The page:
Time for another "American Horror Story: Coven" teaser! This one promises the kiss of death, though no one seems worse for wear in these 28 seconds of creep. Unless you count the snake. If this whets your appetite, so to speak, you can watch the season premiere Wed. Oct. 9 at 10:00 p.m. on FX.
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I often go back and watch "Slacker" just for the unencumbered burst of independent creativity. It has a different spirit than the films that came after it, films like "Reservoir Dogs" and "Pulp Fiction," etc., that would define the indie film movement.
And Linklater has maintained that spirit, setting up shop in Austin, Texas long before it was the posh thing to do. Free of the Hollywood ties even if he mingled with them from time to time. So if ever there was someone fit for an independent film fete, he's the guy. And with "Before Midnight" on the circuit this season, the Independent Filmmaker Project has seized the opportunity to honor him with a Director Tribute at the 23rd Gotham Independent Film Awards.
On “Wise Up Ghost,” Elvis Costello and the Roots make surprisingly compatible musical companions.
From the first jagged synthetic rhythms that open the sinister-sounding “Walk Us Uptown,” it’s clear that there’s something special happening that unfurls through the course of 12 tracks.
The British singer/songwriter, known for his often snarling observations, and the Philadelphia hip-hop collective find an immediate groove that plays to both their strengths: Costello’s trenchant, biting words and complex melodies and The Roots’ imaginative and creative song construction that pulls in a wide array of influences.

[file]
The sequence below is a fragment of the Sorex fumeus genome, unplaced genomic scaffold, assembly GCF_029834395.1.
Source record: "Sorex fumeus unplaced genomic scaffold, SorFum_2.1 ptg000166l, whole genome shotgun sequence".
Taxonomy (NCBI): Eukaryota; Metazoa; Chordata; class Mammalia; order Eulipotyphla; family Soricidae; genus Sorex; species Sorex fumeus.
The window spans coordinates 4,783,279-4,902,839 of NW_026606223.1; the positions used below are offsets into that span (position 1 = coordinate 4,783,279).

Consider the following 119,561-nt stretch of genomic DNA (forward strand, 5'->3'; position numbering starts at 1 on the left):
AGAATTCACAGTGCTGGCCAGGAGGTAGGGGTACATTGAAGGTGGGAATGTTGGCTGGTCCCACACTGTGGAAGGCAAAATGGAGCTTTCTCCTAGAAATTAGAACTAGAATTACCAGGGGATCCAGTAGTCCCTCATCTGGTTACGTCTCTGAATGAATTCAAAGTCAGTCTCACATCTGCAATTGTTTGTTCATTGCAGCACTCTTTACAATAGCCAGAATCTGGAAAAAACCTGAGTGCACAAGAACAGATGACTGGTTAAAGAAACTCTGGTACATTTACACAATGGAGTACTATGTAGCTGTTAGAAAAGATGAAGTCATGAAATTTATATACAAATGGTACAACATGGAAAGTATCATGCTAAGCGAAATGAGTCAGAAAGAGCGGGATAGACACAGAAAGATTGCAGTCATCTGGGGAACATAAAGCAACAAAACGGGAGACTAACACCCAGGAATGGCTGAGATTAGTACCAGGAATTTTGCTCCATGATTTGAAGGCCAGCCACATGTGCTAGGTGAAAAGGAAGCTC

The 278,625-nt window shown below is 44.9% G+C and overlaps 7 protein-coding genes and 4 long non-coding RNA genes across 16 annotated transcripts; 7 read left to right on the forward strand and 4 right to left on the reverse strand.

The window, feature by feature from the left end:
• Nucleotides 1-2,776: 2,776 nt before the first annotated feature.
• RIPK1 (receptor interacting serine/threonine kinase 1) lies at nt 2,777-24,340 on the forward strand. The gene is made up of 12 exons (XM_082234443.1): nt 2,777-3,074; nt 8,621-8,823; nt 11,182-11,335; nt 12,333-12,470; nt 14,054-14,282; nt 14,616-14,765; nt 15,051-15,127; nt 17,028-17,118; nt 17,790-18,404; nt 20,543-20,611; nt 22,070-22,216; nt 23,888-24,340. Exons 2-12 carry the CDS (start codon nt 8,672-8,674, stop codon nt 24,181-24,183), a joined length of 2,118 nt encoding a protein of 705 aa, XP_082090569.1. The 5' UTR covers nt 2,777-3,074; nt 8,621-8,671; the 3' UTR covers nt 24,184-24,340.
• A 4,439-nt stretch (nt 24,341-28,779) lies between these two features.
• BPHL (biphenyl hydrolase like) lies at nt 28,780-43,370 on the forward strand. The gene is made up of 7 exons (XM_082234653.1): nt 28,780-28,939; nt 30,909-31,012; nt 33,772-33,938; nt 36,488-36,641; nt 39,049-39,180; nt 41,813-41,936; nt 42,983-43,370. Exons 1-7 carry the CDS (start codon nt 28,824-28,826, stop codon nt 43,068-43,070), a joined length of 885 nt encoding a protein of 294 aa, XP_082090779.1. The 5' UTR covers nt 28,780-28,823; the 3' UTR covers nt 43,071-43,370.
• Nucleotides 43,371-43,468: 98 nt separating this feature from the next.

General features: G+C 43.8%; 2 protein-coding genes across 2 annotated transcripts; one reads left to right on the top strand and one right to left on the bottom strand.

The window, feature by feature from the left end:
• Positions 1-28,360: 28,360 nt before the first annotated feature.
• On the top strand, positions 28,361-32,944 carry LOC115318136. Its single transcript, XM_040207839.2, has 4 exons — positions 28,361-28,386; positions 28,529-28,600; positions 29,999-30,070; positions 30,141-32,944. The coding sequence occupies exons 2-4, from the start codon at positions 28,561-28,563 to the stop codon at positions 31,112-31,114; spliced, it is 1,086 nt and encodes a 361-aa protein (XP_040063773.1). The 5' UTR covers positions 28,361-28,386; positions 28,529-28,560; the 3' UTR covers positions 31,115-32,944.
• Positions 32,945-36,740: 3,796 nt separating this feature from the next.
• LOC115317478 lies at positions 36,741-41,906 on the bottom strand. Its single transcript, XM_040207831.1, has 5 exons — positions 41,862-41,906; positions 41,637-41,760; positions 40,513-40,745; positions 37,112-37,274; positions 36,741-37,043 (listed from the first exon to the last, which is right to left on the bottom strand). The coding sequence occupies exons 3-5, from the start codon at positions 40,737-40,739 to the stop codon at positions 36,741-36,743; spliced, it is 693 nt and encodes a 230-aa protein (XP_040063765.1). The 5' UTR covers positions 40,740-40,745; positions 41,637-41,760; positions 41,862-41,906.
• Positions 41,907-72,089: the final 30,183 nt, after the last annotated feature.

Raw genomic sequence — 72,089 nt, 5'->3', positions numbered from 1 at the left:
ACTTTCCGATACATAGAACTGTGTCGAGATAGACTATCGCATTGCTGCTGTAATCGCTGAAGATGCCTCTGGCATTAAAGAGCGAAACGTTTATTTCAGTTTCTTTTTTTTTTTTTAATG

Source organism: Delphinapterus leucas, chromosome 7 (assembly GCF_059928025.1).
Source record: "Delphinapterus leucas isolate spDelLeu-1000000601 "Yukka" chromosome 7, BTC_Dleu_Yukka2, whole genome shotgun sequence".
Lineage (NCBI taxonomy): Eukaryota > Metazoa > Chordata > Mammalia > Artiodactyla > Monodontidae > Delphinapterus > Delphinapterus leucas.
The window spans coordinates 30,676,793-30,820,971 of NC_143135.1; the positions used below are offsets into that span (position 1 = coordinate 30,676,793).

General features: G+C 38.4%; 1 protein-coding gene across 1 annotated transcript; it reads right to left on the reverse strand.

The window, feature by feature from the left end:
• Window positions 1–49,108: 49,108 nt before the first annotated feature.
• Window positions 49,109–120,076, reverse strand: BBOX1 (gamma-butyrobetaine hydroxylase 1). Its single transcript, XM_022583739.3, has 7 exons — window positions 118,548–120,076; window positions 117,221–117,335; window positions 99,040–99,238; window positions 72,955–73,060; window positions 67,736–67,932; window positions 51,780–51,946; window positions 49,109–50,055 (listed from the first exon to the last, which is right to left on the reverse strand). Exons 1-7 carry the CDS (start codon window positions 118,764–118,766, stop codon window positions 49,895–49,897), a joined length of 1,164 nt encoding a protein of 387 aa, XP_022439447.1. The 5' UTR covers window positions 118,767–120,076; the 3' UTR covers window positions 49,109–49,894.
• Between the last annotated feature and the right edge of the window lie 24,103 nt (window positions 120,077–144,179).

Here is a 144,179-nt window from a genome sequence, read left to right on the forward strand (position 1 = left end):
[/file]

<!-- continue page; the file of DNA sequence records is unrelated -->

[More after the jump...]
Kris and I disagree on the merits of Alexander Payne's new dramedy "Nebraska," in which veteran Oscar-nominated actor Bruce Dern and "Saturday Night Live" alum Will Forte play a father and son mending their fractured relationship on a bittersweet road trip through the eponymous state.
Reviewing the film at Cannes, where Dern wound up winning the Best Actor award, I was left cold, saying that "Payne can't seem to decide if he's coddling these old-school Midwesterners for their rudely rustic values or sneering at the sheer narrowness of their worldview." Kris, on the other hand, really connected with it at Telluride a few weeks ago, praising it for "[ringing] a lot of genuine notes while never losing its sense of humor." One thing we both agreed on (where others don't) is that it's definitely a leading vehicle for Dern, who hasn't had a role this generous in decades.
"Dancing" gets ratings boost, "Sleepy Hollow" scores for Fox
"Dancing with the Stars'" season premiere was up 28% from last year's all-star edition, while Fox drama "Sleepy Hollow" attracted 10 million viewers.
CNN and Tom Hanks team up for "The Sixties"
The 10-part documentary series will look back on the hectic decade. Hanks will produce and likely narrate the project.
James Gandolfini's "Sopranos" castmates show their support at the "Enough Said" premiere
Edie Falco and Aida Turturro were among last night's attendees.